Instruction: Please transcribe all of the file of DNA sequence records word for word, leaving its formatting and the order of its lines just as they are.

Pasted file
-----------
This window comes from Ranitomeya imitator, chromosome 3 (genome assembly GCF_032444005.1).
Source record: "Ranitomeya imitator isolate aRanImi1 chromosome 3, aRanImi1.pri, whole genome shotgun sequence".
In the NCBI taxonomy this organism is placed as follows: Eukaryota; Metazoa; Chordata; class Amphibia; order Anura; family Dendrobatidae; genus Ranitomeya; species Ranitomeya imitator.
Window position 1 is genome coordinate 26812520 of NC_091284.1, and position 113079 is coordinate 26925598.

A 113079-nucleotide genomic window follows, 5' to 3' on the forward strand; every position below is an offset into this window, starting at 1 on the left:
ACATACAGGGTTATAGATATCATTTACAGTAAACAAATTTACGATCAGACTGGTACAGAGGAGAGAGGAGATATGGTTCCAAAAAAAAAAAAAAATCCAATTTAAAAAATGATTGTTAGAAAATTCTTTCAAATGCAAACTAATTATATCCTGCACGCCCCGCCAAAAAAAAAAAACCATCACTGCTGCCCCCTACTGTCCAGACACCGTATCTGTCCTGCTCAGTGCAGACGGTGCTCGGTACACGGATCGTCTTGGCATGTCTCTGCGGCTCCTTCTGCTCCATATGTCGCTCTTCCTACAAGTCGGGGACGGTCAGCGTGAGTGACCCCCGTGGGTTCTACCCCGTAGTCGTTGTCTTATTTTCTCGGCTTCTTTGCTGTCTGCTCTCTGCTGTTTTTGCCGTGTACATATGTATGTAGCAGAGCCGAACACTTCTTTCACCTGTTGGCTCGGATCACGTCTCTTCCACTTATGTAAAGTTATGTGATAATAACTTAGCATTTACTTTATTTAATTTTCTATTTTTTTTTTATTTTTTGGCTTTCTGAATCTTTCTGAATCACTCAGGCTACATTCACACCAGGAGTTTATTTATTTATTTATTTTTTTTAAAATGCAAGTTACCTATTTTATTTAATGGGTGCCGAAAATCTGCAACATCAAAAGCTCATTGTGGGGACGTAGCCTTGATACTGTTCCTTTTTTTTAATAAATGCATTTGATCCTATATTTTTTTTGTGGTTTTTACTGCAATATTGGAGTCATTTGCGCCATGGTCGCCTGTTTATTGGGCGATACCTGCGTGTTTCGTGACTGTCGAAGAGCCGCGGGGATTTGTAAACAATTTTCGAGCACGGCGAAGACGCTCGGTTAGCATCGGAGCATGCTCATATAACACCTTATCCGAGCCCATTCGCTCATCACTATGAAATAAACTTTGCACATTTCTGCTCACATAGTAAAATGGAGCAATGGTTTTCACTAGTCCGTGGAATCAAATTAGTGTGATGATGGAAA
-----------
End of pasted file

This window comes from Ranitomeya imitator, chromosome 3 (genome assembly GCF_032444005.1).
Source record: "Ranitomeya imitator isolate aRanImi1 chromosome 3, aRanImi1.pri, whole genome shotgun sequence".
In the NCBI taxonomy this organism is placed as follows: Eukaryota; Metazoa; Chordata; class Amphibia; order Anura; family Dendrobatidae; genus Ranitomeya; species Ranitomeya imitator.
Window position 1 is genome coordinate 26812520 of NC_091284.1, and position 113079 is coordinate 26925598.

A 113079-nucleotide genomic window follows, 5' to 3' on the forward strand; every position below is an offset into this window, starting at 1 on the left:
ACATACAGGGTTATAGATATCATTTACAGTAAACAAATTTACGATCAGACTGGTACAGAGGAGAGAGGAGATATGGTTCCAAAAAAAAAAAAAAATCCAATTTAAAAAATGATTGTTAGAAAATTCTTTCAAATGCAAACTAATTATATCCTGCACGCCCCGCCAAAAAAAAAAAACCATCACTGCTGCCCCCTACTGTCCAGACACCGTATCTGTCCTGCTCAGTGCAGACGGTGCTCGGTACACGGATCGTCTTGGCATGTCTCTGCGGCTCCTTCTGCTCCATATGTCGCTCTTCCTACAAGTCGGGGACGGTCAGCGTGAGTGACCCCCGTGGGTTCTACCCCGTAGTCGTTGTCTTATTTTCTCGGCTTCTTTGCTGTCTGCTCTCTGCTGTTTTTGCCGTGTACATATGTATGTAGCAGAGCCGAACACTTCTTTCACCTGTTGGCTCGGATCACGTCTCTTCCACTTATGTAAAGTTATGTGATAATAACTTAGCATTTACTTTATTTAATTTTCTATTTTTTTTTTATTTTTTGGCTTTCTGAATCTTTCTGAATCACTCAGGCTACATTCACACCAGGAGTTTATTTATTTATTTATTTTTTTTAAAATGCAAGTTACCTATTTTATTTAATGGGTGCCGAAAATCTGCAACATCAAAAGCTCATTGTGGGGACGTAGCCTTGATACTGTTCCTTTTTTTTAATAAATGCATTTGATCCTATATTTTTTTTGTGGTTTTTACTGCAATATTGGAGTCATTTGCGCCATGGTCGCCTGTTTATTGGGCGATACCTGCGTGTTTCGTGACTGTCGAAGAGCCGCGGGGATTTGTAAACAATTTTCGAGCACGGCGAAGACGCTCGGTTAGCATCGGAGCATGCTCATATAACACCTTATCCGAGCCCATTCGCTCATCACTATGAAATAAACTTTGCACATTTCTGCTCACATAGTAAAATGGAGCAATGGTTTTCACTAGTCCGTGGAATCAAATTAGTGTGATGATGGAAA